When I was eleven years old, it was a very good year, and I can remember my daily routine vividly. These were the years before I owned a Sony Playstation, and I used to venture to my friends house - everyday after school - to watch him play through Final...
The adventure genre as we once knew it has been dead for a few years now. Don't bother fooling yourself by saying it hasn't, because that's what's happened. And frankly, this game pretty much served only to highlight what the main problems with the genre was.
It wasn't how they needed to put in more and more non-conventional puzzles the solutions of which would escape anyone but the most "combine everything with everything" kind of people, although there is that too. It isn't only how most of the games would tend to rely more and more on gags instead of an engaging overall story, although there is that too, and it helps highlighting the real issue:
You don't actually replay an adventure game. Second time around, you don't solve anything, you merely go through the motions a second time. And why would you do it a second time? The gags have, with a few exceptions, stopped being fresh by then, and if there is no story that keeps you engaged á la Grim Fandango (in my opinion the last great adventure game released), it turns boring really fast. At least in other genres there's still a test of skill, still possible to die if you lose concentration for a second or make a wrong strategic choice.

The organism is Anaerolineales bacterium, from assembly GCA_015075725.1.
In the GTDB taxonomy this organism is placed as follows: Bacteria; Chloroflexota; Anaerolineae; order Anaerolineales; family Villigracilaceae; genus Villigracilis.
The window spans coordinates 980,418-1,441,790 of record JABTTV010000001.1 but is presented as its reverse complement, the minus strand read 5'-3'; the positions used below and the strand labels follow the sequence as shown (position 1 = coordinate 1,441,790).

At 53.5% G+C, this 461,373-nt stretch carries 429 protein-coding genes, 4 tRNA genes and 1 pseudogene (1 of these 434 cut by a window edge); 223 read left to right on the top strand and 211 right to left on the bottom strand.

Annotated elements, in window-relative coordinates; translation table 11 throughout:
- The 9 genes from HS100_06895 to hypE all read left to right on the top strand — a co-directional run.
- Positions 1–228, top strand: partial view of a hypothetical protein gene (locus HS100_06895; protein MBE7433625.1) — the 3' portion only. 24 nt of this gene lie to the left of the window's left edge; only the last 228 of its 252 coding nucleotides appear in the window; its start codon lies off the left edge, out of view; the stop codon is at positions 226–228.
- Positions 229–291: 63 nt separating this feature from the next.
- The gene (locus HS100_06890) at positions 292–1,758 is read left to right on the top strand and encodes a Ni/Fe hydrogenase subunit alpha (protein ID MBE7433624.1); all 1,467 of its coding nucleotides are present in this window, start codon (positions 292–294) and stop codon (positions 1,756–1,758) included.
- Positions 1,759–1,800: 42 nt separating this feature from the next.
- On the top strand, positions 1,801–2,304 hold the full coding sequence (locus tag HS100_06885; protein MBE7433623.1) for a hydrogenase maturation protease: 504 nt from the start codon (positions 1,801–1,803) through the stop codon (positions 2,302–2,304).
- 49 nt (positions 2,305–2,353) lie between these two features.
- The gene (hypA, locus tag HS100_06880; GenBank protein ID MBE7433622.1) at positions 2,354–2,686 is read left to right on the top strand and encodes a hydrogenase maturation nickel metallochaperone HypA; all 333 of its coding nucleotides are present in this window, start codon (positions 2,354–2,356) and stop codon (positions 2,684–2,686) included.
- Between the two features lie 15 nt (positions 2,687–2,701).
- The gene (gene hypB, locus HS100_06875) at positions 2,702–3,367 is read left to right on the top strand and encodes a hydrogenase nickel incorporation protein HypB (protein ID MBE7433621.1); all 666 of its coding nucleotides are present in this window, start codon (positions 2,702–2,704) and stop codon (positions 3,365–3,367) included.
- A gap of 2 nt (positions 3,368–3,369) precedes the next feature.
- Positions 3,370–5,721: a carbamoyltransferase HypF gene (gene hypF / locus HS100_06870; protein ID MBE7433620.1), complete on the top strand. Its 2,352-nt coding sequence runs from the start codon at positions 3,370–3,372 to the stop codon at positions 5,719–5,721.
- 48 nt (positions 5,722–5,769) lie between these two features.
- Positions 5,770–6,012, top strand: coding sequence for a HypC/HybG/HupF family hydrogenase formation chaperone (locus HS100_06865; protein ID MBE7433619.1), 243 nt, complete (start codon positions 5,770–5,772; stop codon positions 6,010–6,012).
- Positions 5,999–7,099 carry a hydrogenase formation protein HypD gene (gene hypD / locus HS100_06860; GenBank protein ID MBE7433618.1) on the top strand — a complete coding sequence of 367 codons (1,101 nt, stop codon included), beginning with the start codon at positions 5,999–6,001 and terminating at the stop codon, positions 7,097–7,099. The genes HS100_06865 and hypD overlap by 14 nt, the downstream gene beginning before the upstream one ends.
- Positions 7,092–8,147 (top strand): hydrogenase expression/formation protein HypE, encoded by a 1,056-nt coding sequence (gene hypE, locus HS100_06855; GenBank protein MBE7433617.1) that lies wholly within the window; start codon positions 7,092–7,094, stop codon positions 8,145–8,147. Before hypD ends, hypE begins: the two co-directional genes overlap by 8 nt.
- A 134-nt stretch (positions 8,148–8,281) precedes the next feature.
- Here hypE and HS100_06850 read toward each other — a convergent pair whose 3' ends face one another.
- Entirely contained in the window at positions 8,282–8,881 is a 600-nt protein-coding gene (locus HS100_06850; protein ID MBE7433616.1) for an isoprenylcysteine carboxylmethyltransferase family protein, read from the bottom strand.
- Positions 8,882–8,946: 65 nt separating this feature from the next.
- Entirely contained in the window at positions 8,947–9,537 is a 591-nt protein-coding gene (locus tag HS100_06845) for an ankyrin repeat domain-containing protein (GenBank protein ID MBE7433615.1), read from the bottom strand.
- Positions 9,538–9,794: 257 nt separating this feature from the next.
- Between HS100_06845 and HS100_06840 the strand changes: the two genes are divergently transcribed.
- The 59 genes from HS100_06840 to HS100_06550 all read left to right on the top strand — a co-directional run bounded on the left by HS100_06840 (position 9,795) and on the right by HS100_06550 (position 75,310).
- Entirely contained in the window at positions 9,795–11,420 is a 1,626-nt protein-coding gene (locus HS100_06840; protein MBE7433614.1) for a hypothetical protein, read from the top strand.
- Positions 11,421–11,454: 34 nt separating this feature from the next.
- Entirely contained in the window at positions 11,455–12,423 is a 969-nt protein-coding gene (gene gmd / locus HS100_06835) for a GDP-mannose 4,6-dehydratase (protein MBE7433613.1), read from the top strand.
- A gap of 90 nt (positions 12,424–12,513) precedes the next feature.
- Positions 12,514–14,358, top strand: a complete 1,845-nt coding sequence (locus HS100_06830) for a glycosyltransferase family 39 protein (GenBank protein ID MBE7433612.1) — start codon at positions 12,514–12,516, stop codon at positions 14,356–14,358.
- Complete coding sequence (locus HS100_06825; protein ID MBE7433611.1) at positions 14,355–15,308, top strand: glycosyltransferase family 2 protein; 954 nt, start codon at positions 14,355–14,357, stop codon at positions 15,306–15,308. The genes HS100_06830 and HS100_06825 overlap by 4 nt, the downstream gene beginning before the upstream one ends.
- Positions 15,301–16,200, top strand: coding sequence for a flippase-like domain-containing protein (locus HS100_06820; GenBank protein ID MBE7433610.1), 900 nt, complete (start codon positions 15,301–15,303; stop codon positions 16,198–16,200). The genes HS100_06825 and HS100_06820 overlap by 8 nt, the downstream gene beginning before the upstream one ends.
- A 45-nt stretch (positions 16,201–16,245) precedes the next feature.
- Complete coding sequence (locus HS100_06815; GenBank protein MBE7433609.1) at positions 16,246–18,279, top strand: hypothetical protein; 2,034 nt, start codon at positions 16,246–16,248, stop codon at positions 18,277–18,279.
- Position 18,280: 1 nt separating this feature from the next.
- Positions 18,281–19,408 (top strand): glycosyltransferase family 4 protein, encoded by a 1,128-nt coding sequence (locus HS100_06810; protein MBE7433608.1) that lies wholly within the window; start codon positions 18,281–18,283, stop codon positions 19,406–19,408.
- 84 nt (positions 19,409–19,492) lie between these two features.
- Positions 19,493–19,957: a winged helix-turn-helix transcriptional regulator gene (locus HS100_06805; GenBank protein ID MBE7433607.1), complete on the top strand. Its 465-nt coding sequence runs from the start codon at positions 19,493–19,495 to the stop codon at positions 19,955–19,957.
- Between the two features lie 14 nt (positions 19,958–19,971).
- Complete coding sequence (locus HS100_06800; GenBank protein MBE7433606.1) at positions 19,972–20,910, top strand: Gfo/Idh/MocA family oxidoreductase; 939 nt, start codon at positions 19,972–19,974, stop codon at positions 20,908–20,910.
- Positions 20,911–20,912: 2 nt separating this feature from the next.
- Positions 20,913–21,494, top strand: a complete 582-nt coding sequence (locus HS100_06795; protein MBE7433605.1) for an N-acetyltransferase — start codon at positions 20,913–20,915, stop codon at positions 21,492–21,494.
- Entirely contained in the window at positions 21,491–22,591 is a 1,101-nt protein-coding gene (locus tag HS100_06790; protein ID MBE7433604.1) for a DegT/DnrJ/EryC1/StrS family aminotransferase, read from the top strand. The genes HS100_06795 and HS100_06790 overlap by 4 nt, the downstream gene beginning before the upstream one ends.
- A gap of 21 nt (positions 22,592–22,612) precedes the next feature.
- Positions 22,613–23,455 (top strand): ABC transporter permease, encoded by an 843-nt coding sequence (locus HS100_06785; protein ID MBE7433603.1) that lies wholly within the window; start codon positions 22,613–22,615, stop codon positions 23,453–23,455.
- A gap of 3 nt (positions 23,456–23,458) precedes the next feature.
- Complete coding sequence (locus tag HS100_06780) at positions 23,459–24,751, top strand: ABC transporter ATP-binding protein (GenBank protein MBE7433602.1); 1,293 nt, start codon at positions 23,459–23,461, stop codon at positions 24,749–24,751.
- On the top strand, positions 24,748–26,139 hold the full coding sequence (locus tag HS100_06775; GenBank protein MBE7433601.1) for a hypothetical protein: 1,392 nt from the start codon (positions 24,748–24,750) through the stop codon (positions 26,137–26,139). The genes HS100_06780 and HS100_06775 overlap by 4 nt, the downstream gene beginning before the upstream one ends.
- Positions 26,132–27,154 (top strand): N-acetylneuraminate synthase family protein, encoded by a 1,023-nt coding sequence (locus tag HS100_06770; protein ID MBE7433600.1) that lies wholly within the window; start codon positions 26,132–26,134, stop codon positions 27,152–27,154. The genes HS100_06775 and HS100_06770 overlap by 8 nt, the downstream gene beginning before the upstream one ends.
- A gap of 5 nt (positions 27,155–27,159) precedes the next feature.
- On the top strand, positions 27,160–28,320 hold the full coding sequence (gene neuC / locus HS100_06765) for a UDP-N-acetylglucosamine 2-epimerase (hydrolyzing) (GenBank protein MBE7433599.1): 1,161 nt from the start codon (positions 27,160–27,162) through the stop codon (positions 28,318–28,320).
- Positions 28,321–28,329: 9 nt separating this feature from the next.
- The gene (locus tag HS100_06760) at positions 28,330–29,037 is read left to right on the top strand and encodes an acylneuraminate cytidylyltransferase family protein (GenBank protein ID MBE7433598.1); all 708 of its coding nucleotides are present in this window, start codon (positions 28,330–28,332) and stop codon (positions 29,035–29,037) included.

Be that as it may, let's take a look at Escape From Monkey Island, Lucasart's attempt to revive the genre, ported to the PS2 to allow console gamers a stab a the genre. It contains... Well, it contains pretty much all you'd expect from it. A true adventure game from beginning to end, with the usual heaps of puzzles, gags, and everyone showing no respect to Gyubrush Trepwood, which is just as it should be. I mean, what else is there to say?
Well, there are a few things. First of all, this game has a tendency to lock up at inconvenient moments. Not only one place, but several different places. On a console where patching is impossible, this kind of sloppy programming is downright inexcusable.
Secondly, the one attempt of doing something different is something called "Monkey Kombat". The less said about that, the much, much better.
The graphics are perfectly proper for the game, staying cartoonish and true to the Monkey Island style. Characters also happen to be in 3D now, but without neither losing nor gaining anything in terms of personality. Music and sound effects and voice acting all pretty much do the job, but there is nothing spectacular about either.
And there's pretty much nothing spectacular about this game either. It was an arm suddenly waving for a moment, but it turned out to be an involuntary reflex, and that the coma continues. Even for the fans of the series, this game really only warrants a rental to relive the days of glory. It's better that way, because you don't really want to be reminded about the state of the genre every time you look at the game shelf and see it gathering dust after that one playthrough.